Zika News

 → October 24th, 2020

Eliminating fake zika news with pharmacist, nurse, and physician review.

Oct 23 • 12:10 pm CDT

The California Department of Public Health (CDPH) reported on October 1, 2020, the continual decline in travel-related Zika virus cases in 2020. The new report indicates only (3) Zika cases have been confirmed during 2020, which is a significant delines from the (41) Zika cases confirmed during 2019.

Thus far in California, Zika virus infections have been documented only in people who were infected while traveling to areas with ongoing Zika transmission, through sexual contact with an infected traveler, or through maternal-fetal transmission during pregnancy, said the CDPH.

Oct 21 • 11:47 am CDT

Researchers at the University of Maryland's new study shed new light on how Zika virus hijacks our own cellular machinery to break down an essential protein for neurological development, getting it to 'eat itself'. Mechanistically, the Zika virus NS2A interacts with KPNA2 and leads to the reduction of the KPNA2 protein level.

Published on September 28, 2020, this study found through the process known as autophagy, that KPNA2 is degraded via the CMA pathway and that ZIKV infection enhances KPNA2 degradation.

This process may contribute to the development of neurological or brain deficiencies and congenital birth defects in the newborns of infected pregnant women.

Oct 19 • 10:22 am CDT

A new article in The Lancet Infectious Diseases provided rates of vertical transmission and adverse outcomes from the Zika virus. Based on Bayesian latent class analysis of data from seven prospective studies done in different settings in the Americas, as well as in travelers and immigrants to Spain from the Americas.

These researchers found the markers of congenital Zika virus infection are estimated to be lowest in the first trimester of pregnancy and the susceptibility of the developing nervous system in an infant seemed to be the highest in the first trimester.

Oct 13 • 8:09 am CDT

UK-based Enesi Pharma and The University of Adelaide announced on September 22, 2020, that they are collaborating to accelerate the development of a novel needle-free vaccine for the Zika virus (ZIKV). This project will utilize a protective Zika virus DNA vaccine developed by the University of Adelaide, with Enesi Pharma’s ImplaVax technology.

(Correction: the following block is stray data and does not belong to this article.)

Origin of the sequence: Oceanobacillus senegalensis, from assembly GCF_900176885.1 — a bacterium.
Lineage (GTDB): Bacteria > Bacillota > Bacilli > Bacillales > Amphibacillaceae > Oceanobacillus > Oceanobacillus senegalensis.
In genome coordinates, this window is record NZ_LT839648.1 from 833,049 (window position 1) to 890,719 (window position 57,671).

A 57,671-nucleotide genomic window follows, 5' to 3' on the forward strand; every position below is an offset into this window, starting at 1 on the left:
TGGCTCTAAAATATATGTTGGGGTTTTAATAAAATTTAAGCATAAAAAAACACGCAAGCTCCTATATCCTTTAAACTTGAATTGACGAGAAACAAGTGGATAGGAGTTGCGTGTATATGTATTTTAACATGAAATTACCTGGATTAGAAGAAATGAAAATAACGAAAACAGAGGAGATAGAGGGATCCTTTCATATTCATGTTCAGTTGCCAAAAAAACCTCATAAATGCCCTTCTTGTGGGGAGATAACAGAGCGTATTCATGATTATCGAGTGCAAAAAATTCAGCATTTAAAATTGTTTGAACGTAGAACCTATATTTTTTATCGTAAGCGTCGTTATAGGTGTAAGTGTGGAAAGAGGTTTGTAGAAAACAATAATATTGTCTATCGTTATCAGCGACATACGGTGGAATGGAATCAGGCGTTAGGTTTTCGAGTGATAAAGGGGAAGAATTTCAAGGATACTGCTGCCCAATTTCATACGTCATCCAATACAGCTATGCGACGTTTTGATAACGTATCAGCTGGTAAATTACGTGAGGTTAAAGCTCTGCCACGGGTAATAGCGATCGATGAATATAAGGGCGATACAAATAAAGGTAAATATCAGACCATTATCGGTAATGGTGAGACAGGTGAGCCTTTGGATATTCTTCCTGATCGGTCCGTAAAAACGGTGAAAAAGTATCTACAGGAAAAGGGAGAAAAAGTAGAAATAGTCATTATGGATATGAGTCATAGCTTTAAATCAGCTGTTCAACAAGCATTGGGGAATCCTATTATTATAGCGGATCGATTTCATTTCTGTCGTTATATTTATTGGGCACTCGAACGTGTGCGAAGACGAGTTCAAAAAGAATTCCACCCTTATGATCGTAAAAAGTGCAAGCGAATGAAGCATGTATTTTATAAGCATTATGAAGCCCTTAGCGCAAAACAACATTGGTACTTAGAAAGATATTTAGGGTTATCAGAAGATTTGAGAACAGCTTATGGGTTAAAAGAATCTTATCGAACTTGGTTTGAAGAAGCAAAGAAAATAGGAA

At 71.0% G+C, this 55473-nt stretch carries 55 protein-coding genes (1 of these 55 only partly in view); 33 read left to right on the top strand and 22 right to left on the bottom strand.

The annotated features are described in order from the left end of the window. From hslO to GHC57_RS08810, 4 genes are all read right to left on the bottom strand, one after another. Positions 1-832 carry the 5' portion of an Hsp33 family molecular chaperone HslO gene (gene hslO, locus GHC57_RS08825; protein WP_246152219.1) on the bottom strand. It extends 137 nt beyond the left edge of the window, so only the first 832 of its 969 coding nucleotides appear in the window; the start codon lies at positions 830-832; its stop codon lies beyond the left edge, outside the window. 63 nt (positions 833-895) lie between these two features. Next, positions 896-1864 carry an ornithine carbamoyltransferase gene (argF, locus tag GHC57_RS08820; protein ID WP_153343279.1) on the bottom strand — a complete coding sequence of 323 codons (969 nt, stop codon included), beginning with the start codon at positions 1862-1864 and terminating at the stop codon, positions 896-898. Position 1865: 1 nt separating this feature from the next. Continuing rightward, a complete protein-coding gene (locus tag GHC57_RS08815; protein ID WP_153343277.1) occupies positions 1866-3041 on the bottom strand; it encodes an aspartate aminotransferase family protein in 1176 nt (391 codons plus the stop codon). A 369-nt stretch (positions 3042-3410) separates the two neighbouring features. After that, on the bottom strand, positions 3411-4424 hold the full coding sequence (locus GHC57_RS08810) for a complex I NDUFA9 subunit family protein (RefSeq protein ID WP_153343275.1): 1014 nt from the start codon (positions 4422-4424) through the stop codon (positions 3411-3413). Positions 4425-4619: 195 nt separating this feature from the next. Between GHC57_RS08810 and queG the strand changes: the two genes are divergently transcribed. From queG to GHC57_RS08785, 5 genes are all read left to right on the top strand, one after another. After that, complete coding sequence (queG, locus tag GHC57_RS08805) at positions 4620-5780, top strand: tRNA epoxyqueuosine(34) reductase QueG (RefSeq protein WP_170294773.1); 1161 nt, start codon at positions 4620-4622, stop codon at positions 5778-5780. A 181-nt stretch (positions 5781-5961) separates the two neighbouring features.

The technology delivers a thermostable single solid dose implant containing the vaccine through the skin and into the tissue, without using a needle. Once inserted, the implant dissolves, releasing the active ingredient over time and inducing the desired immune response.

The University of Adelaide researchers will progress the pre-clinical work necessary to take the Zika vaccine to Phase 1 clinical trials. This work will be undertaken in collaboration with colleagues from the University of Wisconsin-Madison, Harvard University, and the Duke-National University of Singapore.

Oct 12 • 3:18 pm CDT

A new study published by PLOS on October 2, 2020, stated 'although the number of Zika virus (ZIKV) cases has declined following the 2015–2016 outbreak in the Americas, ZIKV remains a public health concern due to the potentially severe consequences of in utero exposure to the virus.'

Based on the current evidence available, these researchers said 'the clinical presentation of ZIKV infection in adolescents appears to be primarily mild and similar to the presentation in adults, with rare instances of severe complications and/or mortality. However, reliable estimation of the risks of ZIKV complications in these age groups is limited by the scarcity and quality of published data.'

The U.S. CDC states: There is no current local transmission of Zika virus in the continental United States, including Florida and Texas. But, Zika virus cases continue to be reported in Puerto Rico during 2020.

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